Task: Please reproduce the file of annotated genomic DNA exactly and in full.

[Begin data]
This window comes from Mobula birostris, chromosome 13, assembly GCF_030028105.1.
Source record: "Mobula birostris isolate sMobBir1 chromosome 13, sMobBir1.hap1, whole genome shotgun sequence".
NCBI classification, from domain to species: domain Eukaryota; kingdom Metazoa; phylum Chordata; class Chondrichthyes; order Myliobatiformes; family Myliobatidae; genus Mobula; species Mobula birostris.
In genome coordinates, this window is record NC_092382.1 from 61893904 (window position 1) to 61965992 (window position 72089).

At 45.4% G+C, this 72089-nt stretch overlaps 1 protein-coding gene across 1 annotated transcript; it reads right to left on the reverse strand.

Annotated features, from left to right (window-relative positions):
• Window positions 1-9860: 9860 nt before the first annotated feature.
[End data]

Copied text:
This window comes from Mobula birostris, chromosome 13, assembly GCF_030028105.1.
Source record: "Mobula birostris isolate sMobBir1 chromosome 13, sMobBir1.hap1, whole genome shotgun sequence".
NCBI classification, from domain to species: domain Eukaryota; kingdom Metazoa; phylum Chordata; class Chondrichthyes; order Myliobatiformes; family Myliobatidae; genus Mobula; species Mobula birostris.
In genome coordinates, this window is record NC_092382.1 from 61893904 (window position 1) to 61965992 (window position 72089).

At 45.4% G+C, this 72089-nt stretch overlaps 1 protein-coding gene across 1 annotated transcript; it reads right to left on the reverse strand.

Annotated features, from left to right (window-relative positions):
• Window positions 1-9860: 9860 nt before the first annotated feature.